This summer I went to the Fete de la Musique with a large group of friends.  Though it originally started in France it’s now a worldwide annual event.  As the evening closed out at our fourth musical venue out of hundreds we could have chosen, I took a moment to be thankful for a platform that has connected me with so many wonderful people.

Meetup is a company that started in NYC in mid-2001, but really gained traction after 9/11 as New Yorkers tried to connect with people who wanted to talk and process the disaster that had befallen their city, their nation, and the world.  It has grown quickly in the US, and as a result it can cost north of $100USD/year to start a group.

For those who aren’t familiar with the concept, Meetup is a “just add internet” for any type of group.  Want to “jog on Wednesdays” or “knit on Tuesdays” or “club on Saturdays”?  There’s a group for you to join.  Can’t find the group you want?  Start your own.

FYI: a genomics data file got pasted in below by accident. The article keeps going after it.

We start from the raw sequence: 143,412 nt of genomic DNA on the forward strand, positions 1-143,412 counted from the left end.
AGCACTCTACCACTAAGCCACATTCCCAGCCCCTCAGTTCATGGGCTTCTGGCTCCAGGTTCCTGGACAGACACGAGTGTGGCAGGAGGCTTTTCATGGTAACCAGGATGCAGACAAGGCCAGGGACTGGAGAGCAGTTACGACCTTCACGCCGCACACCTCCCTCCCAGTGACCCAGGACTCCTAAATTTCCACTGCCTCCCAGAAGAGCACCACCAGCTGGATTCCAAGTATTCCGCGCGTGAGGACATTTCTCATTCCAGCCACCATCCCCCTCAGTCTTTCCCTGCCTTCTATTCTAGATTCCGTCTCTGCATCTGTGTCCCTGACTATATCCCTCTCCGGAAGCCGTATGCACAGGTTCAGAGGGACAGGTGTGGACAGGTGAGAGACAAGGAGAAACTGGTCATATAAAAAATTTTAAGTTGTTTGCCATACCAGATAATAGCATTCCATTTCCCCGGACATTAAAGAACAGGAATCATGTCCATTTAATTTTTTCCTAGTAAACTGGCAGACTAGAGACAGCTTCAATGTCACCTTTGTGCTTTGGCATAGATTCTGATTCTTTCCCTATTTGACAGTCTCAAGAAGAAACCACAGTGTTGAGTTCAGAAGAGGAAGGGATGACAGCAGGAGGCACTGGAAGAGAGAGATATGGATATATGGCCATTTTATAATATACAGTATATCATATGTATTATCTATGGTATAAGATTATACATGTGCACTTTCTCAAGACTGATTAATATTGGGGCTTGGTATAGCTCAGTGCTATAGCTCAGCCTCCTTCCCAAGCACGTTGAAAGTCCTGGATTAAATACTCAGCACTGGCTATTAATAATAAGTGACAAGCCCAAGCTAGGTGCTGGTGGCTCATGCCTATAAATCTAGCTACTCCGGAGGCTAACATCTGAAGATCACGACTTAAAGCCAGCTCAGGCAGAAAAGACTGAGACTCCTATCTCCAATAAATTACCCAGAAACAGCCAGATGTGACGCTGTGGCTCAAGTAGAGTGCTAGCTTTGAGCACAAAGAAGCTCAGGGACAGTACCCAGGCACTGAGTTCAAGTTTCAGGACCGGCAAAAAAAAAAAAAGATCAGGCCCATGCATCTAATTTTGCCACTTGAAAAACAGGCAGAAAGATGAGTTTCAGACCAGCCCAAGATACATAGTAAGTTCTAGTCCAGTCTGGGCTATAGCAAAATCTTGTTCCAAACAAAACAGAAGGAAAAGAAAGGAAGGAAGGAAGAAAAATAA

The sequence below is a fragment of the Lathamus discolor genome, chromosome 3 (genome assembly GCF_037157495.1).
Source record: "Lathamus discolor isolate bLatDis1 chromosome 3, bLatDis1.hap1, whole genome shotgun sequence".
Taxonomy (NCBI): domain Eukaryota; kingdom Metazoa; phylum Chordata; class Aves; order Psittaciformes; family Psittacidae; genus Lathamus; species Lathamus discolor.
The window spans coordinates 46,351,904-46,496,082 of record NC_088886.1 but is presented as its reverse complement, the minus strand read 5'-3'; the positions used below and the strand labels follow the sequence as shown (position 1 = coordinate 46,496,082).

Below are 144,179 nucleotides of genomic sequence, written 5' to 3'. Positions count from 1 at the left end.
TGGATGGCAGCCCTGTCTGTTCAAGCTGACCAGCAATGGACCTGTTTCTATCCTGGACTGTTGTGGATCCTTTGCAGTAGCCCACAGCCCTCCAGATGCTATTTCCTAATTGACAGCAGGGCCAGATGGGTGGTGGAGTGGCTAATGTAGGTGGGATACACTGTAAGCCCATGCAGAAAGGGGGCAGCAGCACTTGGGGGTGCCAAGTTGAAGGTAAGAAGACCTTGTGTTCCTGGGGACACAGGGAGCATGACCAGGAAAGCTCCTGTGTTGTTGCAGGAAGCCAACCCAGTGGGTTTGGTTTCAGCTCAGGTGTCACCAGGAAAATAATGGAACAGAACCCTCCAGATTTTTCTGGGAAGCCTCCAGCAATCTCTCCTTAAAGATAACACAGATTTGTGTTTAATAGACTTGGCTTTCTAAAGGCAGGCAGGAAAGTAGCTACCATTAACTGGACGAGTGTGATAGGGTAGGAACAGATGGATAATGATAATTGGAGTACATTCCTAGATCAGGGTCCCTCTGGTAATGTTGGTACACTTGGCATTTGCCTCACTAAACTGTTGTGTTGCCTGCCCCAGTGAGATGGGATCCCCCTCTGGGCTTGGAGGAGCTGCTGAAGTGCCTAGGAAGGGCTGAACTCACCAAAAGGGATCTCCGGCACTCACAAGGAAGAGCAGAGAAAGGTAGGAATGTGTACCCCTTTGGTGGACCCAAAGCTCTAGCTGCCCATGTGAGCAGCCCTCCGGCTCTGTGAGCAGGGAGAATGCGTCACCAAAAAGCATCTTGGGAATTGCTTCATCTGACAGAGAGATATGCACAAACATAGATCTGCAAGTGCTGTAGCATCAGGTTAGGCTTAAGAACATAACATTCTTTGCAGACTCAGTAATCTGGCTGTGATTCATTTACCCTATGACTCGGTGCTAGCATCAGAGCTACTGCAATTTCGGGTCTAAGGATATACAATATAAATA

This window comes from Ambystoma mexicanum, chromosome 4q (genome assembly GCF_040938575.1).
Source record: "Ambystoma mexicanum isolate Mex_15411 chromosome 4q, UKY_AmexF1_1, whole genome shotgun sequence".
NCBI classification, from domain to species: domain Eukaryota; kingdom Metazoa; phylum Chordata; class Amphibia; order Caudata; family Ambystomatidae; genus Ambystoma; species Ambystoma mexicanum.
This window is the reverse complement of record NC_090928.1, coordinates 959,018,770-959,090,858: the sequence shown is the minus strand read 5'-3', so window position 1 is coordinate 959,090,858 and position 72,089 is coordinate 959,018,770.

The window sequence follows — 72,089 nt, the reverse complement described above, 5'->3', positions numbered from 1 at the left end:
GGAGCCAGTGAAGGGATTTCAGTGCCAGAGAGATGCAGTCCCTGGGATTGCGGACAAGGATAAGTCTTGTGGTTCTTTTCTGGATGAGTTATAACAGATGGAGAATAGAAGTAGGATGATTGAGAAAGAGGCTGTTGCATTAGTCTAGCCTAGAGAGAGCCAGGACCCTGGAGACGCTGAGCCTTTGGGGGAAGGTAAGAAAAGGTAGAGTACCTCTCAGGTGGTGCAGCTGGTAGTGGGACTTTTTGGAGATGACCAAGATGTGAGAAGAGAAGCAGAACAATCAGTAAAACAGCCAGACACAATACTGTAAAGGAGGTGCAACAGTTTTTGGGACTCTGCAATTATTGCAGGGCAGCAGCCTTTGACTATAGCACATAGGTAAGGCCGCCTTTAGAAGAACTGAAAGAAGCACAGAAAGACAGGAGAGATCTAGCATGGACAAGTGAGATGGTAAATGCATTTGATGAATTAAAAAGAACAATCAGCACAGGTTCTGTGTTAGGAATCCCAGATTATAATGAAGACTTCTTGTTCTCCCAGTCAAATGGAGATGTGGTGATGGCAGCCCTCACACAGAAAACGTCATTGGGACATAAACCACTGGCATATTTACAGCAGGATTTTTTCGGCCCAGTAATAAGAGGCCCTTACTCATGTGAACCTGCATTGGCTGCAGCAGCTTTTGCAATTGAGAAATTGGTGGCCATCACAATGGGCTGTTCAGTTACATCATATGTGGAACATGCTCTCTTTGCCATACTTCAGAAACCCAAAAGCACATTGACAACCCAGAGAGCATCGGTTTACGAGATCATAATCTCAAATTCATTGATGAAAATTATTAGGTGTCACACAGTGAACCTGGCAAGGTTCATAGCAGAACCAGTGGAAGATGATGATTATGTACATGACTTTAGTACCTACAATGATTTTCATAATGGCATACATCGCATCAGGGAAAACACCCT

For the casual browser it’s a dazzling arena of fun activities with strangers who might become friends.  For the organizer type (comme moi) at only 12€/year to start up to three groups, it’s a bargain that pays back massive dividends.

I created Paris Culture Lovers as a way to find people like me – who love art, film, books, conversation, food, and day trips.  We are closing in on our first year as a group and have done almost 90 events, some of which were among my most treasured memories of 2015.

So what’s the bad news?

  1. Many groups are ephemeral.  People get enthusiastic, start a group, never do an event or do one and give up.  That’s okay.  It happens.